- The Washington Times - Tuesday, November 9, 2021

The first Unknown Soldier almost didn’t make it back to U.S. soil at all.

Too big to fit through the doors into the USS Olympia, the ship designated to carry the remains back from France, the casket was tied to the deck. But when the Olympia plowed through the remnants of a hurricane, tossed by 20-foot waves, it seemed chancy whether the ship would make it, much less the remains stay on board.

At one point, the captain asked a Navy chaplain, a Catholic priest, to hold a prayer service asking God to preserve ship and soldier.

Capt. Henry Lake Wyman managed to keep the ship afloat, and members of the Marine Corps Honor Guard, which maintained constant watch throughout the storm, lashed themselves to the deck to stay on duty. They even preserved the roses that had been placed on the casket in France, according to historian Patrick K. O’Donnell’s account in “The Unknowns,” a history of the war and the tomb.

One hundred years ago Tuesday, the Olympia pulled into the Washington Navy Yard to deliver the remains to an anxious public.



The soldier would lie in state at the U.S. Capitol and be interred two days later, on Nov. 11, 1921, three years after the end of what was supposed to be the War to End All Wars, transforming Arlington National Cemetery from a beautiful but unassuming military cemetery — just one of many — into the country’s premier military burial spot and focal point for national grief.

Arlington this week is commemorating the 100 years with a reenactment of the original journey and entombment in what amounts to a rededication of the resting place for unknown soldiers from World War I, World War II and the Korean conflict.

“They’re capturing a crucial point in our history,” Mr. O’Donnell told The Washington Times. “They’re re-memorializing this incredibly important event that’s as important now as it was then.”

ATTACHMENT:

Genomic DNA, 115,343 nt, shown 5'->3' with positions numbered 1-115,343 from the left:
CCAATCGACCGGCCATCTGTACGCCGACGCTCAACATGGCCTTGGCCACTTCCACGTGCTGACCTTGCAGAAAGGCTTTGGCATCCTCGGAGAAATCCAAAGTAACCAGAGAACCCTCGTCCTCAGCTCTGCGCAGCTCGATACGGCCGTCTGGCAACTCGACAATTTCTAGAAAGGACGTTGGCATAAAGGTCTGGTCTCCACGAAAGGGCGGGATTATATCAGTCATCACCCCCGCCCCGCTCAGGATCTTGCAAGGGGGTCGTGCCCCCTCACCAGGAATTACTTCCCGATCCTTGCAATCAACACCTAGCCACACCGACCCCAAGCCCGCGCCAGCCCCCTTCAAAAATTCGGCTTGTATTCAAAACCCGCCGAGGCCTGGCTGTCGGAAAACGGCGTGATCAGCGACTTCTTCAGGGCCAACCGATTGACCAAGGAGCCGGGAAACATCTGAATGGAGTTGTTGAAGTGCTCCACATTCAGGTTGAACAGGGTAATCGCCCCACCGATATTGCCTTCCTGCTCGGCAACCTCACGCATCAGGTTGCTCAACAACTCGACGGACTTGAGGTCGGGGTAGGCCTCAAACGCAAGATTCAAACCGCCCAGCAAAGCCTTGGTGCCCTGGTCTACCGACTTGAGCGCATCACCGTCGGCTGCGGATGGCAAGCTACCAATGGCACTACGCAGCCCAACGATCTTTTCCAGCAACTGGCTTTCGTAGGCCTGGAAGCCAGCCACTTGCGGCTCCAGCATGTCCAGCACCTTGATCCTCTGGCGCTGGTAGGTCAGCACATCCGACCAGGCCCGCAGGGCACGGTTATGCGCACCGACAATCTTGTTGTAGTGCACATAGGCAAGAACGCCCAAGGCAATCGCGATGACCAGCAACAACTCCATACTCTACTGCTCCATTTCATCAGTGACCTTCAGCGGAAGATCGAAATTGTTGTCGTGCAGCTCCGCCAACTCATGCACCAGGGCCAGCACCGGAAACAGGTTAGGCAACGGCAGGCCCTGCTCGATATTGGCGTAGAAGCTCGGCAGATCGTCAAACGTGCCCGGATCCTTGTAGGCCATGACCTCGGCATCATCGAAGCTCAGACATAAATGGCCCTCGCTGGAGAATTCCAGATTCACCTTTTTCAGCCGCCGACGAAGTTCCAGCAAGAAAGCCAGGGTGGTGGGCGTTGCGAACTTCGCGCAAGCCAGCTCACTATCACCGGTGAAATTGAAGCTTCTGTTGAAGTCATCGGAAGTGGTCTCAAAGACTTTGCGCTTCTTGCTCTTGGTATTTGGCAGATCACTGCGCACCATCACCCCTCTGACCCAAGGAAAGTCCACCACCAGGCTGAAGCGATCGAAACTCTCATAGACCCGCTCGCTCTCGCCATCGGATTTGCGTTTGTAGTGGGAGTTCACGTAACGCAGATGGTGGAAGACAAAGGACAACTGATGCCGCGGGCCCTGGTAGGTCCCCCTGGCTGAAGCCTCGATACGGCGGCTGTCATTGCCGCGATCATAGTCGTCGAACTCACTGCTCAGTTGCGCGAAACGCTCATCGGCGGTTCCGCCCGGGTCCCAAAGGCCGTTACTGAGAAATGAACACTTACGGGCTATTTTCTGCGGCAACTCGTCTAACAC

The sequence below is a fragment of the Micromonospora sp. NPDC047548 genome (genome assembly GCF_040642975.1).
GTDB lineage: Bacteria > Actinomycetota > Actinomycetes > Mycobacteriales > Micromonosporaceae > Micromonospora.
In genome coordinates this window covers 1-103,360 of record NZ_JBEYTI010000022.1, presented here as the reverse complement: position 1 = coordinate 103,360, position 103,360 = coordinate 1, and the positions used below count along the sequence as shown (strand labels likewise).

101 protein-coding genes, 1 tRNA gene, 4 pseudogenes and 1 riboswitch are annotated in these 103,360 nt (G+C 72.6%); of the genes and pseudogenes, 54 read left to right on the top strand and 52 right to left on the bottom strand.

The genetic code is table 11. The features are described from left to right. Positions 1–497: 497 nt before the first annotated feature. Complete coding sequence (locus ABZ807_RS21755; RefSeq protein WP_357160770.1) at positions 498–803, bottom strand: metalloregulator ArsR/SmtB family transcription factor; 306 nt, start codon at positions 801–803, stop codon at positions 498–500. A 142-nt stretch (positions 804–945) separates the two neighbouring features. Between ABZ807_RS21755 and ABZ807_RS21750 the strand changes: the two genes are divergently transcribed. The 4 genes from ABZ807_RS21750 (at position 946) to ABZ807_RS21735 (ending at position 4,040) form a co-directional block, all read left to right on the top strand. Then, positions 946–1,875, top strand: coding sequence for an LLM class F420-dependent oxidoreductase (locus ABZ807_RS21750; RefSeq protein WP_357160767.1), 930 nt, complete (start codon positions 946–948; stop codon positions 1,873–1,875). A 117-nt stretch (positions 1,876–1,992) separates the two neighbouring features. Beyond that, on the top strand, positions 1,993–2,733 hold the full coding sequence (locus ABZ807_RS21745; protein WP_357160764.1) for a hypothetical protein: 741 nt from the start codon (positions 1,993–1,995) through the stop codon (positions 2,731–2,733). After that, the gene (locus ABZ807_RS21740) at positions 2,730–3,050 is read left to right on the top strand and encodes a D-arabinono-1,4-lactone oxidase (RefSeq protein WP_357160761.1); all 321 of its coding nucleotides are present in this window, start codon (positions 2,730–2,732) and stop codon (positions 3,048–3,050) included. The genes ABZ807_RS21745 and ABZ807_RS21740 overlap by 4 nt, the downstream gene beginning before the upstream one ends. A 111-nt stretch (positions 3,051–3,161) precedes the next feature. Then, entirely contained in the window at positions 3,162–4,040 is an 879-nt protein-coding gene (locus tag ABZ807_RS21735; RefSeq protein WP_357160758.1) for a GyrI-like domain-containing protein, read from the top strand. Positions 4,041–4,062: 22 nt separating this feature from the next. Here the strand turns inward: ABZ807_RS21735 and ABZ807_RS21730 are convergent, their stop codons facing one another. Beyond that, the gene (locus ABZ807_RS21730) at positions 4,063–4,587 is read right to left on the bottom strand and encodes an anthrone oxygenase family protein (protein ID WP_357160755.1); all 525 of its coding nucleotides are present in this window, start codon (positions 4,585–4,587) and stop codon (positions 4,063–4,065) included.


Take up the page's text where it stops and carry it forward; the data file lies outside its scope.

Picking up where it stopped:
Along the way, the cemetery and the Society of the Honor Guard have delved into the history of the first soldier and fleshed out the details of that first journey.

That includes asking Robert B. Martin Jr., president of the American Rose Society, to track down the type of roses Sgt. Edward F. Younger used to designate which of the four sets of remains dug up from military cemeteries in France would become the Unknown Soldier. Putting together the location, time of year and photos, Mr. Martin concluded that Younger used Niphetos, a type of white tea rose.

Historians also recompiled details of the Olympia’s journey to bring the body back from France and the procession of the remains to the Capitol and then to Arlington. They also dug into the history of the other “unknowns” from other conflicts.

“As a tomb guard, I thought I knew everything there was to know about the tomb, and that is not the case,” said Gavin L. McIlvenna, president of the Society of the Honor Guard for the Tomb of the Unknown Soldier. “There’s more to the story of the Unknown Soldier than what is buried in Arlington. There are so many organizations, veterans, Gold Star families that have an interest or a tie or a bond with the Unknown Soldier.”

Arlington began as a graveyard for Union troops from Virginia battlefields, and the property near the former mansion of Robert E. Lee was designated a national cemetery in 1864. The fact that it belonged to the commander of the Confederate Army of Northern Virginia, which bedeviled the capital, made the decision even more delicious for Northerners.

In 1866, a memorial was dedicated over a mass grave containing the remains of 2,111 soldiers from Manassas and surrounding areas, marking the cemetery’s first monument to unidentified troops.